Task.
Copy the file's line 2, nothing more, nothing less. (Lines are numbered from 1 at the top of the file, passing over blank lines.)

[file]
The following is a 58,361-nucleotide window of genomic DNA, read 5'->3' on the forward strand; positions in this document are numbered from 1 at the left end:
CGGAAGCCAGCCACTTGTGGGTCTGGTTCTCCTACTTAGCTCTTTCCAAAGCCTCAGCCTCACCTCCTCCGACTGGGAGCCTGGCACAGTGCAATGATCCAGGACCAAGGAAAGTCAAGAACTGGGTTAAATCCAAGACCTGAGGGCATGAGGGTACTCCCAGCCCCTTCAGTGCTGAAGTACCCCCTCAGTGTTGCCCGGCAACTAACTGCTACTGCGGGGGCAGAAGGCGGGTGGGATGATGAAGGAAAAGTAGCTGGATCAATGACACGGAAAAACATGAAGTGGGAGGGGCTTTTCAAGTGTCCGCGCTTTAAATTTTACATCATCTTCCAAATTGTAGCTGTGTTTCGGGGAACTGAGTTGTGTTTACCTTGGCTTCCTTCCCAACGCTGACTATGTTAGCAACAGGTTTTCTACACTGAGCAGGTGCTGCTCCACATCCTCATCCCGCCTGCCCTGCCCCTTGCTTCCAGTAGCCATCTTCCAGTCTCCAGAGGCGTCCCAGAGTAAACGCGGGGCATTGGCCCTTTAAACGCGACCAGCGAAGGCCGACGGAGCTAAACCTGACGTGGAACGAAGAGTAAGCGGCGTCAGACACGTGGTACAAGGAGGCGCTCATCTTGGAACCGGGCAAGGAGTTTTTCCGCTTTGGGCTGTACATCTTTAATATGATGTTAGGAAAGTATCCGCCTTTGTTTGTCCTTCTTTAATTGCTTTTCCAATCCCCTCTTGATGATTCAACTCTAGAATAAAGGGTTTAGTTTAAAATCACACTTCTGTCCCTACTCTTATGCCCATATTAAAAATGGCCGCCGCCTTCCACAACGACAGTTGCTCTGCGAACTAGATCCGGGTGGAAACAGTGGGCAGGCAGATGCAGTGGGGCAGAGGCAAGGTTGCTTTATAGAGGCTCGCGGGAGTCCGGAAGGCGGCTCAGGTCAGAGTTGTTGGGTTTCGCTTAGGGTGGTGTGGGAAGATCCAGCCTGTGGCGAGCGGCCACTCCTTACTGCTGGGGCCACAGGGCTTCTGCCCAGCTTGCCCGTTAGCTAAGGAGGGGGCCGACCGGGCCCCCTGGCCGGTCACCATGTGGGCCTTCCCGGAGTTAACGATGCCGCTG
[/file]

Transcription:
CGGAAGCCAGCCACTTGTGGGTCTGGTTCTCCTACTTAGCTCTTTCCAAAGCCTCAGCCTCACCTCCTCCGACTGGGAGCCTGGCACAGTGCAATGATCCAGGACCAAGGAAAGTCAAGAACTGGGTTAAATCCAAGACCTGAGGGCATGAGGGTACTCCCAGCCCCTTCAGTGCTGAAGTACCCCCTCAGTGTTGCCCGGCAACTAACTGCTACTGCGGGGGCAGAAGGCGGGTGGGATGATGAAGGAAAAGTAGCTGGATCAATGACACGGAAAAACATGAAGTGGGAGGGGCTTTTCAAGTGTCCGCGCTTTAAATTTTACATCATCTTCCAAATTGTAGCTGTGTTTCGGGGAACTGAGTTGTGTTTACCTTGGCTTCCTTCCCAACGCTGACTATGTTAGCAACAGGTTTTCTACACTGAGCAGGTGCTGCTCCACATCCTCATCCCGCCTGCCCTGCCCCTTGCTTCCAGTAGCCATCTTCCAGTCTCCAGAGGCGTCCCAGAGTAAACGCGGGGCATTGGCCCTTTAAACGCGACCAGCGAAGGCCGACGGAGCTAAACCTGACGTGGAACGAAGAGTAAGCGGCGTCAGACACGTGGTACAAGGAGGCGCTCATCTTGGAACCGGGCAAGGAGTTTTTCCGCTTTGGGCTGTACATCTTTAATATGATGTTAGGAAAGTATCCGCCTTTGTTTGTCCTTCTTTAATTGCTTTTCCAATCCCCTCTTGATGATTCAACTCTAGAATAAAGGGTTTAGTTTAAAATCACACTTCTGTCCCTACTCTTATGCCCATATTAAAAATGGCCGCCGCCTTCCACAACGACAGTTGCTCTGCGAACTAGATCCGGGTGGAAACAGTGGGCAGGCAGATGCAGTGGGGCAGAGGCAAGGTTGCTTTATAGAGGCTCGCGGGAGTCCGGAAGGCGGCTCAGGTCAGAGTTGTTGGGTTTCGCTTAGGGTGGTGTGGGAAGATCCAGCCTGTGGCGAGCGGCCACTCCTTACTGCTGGGGCCACAGGGCTTCTGCCCAGCTTGCCCGTTAGCTAAGGAGGGGGCCGACCGGGCCCCCTGGCCGGTCACCATGTGGGCCTTCCCGGAGTTAACGATGCCGCTG